The local uproar surrounding Anquan Boldin’s performance against the Green Bay Packers on Sunday was both predictable and understandable. However, I’m not sure the attention is in the right place. The Ravens clearly used the money that they saved by trading Boldin to the San Francisco 49ers ($6 million) to rebuild their defense, which was a necessity. Elvis Dumervil certainly would not be in Baltimore if Boldin stayed, and Daryl Smith and Chris Canty may not be either. But where it looks like they clearly erred was putting so much faith in the organization's younger wide receivers. While maintaining that the trade of Boldin for a sixth-round pick was strictly a salary cap move, Ravens’ officials made it clear that they liked what they still had in the organization at the position. There was no indication that the Ravens were even in on any free-agent receivers. That’s what doesn’t look good at the moment. David Reed was traded when it became obvious that he wouldn’t make the team. Tandon Doss was released but has since been re-signed. LaQuan Williams was let go, as was Tommy Streeter. Deonte Thompson hasn’t practiced since hurting his foot in the first preseason game. Not one of those guys has emerged and stepped up into a bigger role. And when you combine that with the injury to Dennis Pitta, that’s what has left the Ravens’ passing attack vulnerable. They say that the most important skill for any organization is to properly evaluate its own players. That’s been one of the Ravens’ biggest strengths, but obviously they envisioned the young receivers behind Torrey Smith performing better than they have.
And one more thought on Boldin, I can’t say for sure whether the veteran wide receiver would have been willing to sign an extension with the team that would have significantly lowered his salary cap number for the 2013 season in exchange for a longer commitment. I assume he would have, though that’s probably a moot point. The Ravens were adamant about not restructuring deals and unnecessarily putting money on future payrolls with the knowledge that the cap numbers for players like Joe Flacco, Lardarius Webb and Ray Rice were going to rise significantly the next couple of years.
Boldin was hardly the only member of the Super Bowl XLVII champions to depart this offseason and make a big impact for his new team in Week 1. Against the Washington Redskins last night, Cary Williams, who has had a rough go of it so far with Philadelphia, became the first Eagles cornerback since Lito Sheppard in 2005 to have a sack and an interception in the same game. Cleveland Browns linebacker Paul Kruger, who the Ravens will see Sunday, had four tackles and a sack versus the Miami Dolphins, while Dolphins linebacker Dannell Ellerbe had six tackles in that game. Tennessee Titans safety Bernard Pollard had six tackles against the Pittsburgh Steelers.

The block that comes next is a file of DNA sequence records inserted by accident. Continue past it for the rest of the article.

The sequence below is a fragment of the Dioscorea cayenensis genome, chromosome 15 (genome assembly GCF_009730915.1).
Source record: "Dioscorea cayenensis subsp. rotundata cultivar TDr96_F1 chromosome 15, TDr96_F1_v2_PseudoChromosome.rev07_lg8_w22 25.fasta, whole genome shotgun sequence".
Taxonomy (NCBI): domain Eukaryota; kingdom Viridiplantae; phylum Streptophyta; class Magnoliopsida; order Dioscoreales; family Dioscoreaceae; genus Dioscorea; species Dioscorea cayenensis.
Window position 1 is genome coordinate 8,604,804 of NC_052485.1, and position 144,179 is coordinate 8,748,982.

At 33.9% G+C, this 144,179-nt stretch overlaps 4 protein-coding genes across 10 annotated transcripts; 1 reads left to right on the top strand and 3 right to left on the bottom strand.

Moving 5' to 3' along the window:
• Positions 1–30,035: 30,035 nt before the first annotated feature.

I’ve been asked several times about why the Ravens have yet to put rookie center Ryan Jensen, the sixth-round pick who broke his foot during one of the first practices of training camp, on injured reserve even when they’ve needed some roster maneuverability. The answer, according to coach John Harbaugh, is simple: The Ravens think Jensen is not too far from returning and they believe he potentially could help them at some point this season. I’m not sure what his return would mean for backup center A.Q. Shipley, but Jensen can play guard as well, and with the Ravens a little thin with offensive line depth, they obviously don’t want to rule Jensen out for the season unless it’s an absolute necessity.
Speaking of offensive line play, the website Pro Football Focus rates each player’s performance following games and left guard Kelechi Osemele received an overall grade of -3.3, which tied with tight end Ed Dickson for the lowest grade amongst all Ravens’ offensive players. Osemele allowed two quarterback hits and three hurries in the loss to the Denver Broncos and struggled to open up holes with the run as well. Make of it what you will, but I thought this was worth mentioning because Osemele also graded out poorly in the preseason ahead of what some predicted could be a Pro Bowl campaign for the second-year guard.
The re-signing of Doss makes sense for a couple of reasons beyond the simple fact that the Ravens needed a wide receiver with Jacoby Jones sidelined. One, they needed a guy that already knows the offense, which Doss does. With Brandon Stokley and Dallas Clark still learning the offense, bringing in another guy who needs time to get to know the playbook would be too much. And two, Doss can return punts. The Ravens would prefer not putting Webb in jeopardy less than a month removed from knee surgery, so Doss makes sense in that role until Jones returns.